Not relevant to anything, but fascinating.
Infant mortality at the turn of the century was high. One in five babies in Homestead, Pennsylvania died before reaching his or her Þrst birthday. Adult men died, too, like flies (and adult women faced substantial risks in childbirth). Accident rates in the factory were such as to leave 260 injured per year–30 dead–out of a total population of 25,000 and a steel mill working population of 5,000. Each year, five percent were injured enough to miss work for some time (although only one percent per year were permanently disabled), and 1/2 percent per year were killed in factory accidents.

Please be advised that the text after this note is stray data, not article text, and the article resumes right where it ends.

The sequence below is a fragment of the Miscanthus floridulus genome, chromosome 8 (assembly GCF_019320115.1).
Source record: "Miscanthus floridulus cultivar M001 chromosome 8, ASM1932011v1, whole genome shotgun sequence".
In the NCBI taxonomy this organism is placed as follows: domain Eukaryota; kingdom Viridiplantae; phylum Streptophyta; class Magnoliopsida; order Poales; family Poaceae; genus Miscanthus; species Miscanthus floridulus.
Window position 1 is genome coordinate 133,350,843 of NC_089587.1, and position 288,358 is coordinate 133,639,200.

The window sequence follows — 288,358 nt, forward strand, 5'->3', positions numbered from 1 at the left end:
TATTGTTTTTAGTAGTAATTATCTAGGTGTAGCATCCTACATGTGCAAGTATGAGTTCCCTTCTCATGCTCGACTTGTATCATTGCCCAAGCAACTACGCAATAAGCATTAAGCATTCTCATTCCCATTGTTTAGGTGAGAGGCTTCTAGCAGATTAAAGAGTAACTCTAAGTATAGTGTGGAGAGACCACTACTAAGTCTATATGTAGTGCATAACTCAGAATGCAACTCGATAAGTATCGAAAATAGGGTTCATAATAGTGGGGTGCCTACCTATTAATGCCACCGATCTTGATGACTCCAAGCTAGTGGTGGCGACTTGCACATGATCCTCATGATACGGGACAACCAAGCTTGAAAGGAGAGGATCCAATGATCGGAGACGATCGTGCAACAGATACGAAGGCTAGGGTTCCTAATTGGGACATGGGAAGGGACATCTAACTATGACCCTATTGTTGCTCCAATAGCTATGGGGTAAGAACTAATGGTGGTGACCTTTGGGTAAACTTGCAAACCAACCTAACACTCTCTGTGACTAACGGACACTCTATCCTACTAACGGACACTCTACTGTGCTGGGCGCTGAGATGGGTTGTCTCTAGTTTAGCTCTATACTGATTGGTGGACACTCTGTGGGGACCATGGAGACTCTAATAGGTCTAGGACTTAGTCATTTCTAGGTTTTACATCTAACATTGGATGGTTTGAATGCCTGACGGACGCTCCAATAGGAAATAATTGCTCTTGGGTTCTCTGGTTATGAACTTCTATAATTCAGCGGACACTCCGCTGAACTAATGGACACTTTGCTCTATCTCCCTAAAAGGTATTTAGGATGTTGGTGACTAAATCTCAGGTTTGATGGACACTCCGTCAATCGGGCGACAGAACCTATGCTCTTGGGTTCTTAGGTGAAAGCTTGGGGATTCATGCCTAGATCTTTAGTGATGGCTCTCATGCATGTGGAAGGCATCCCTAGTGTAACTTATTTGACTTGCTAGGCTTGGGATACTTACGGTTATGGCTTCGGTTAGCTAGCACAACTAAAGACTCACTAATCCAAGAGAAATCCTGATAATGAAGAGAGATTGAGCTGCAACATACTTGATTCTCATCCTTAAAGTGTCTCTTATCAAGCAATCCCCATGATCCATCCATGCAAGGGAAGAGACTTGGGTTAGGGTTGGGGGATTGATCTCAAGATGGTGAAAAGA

You can do the math. Start to work for U.S. Steel when you are 20. There is one chance in seven that the factory will kill you before you reach 50, and almost one chance in three that the factory will disable you. Is it any wonder that life insurance–disability insurance–group lodges that provide benefits (because the company provides few)–loom so large in American working class consciousness at the turn of the century? And is it any wonder that the Þrst component of the welfare state put into place, in many parts of the United States, was workmen’s compensation? Of course, in 1910 Homestead (or in 1930 Detroit, or in Los Angeles today) the most arduous and difficult jobs were done by minorities and immigrants: in 1910 Homestead by Slavs, in 1930 Detroit by Blacks, and in 2000 Los Angeles by Hispanics. At the micro level, such groups are concentrated in the most arduous and lowest-paid jobs because they are poor, because they have limited other options.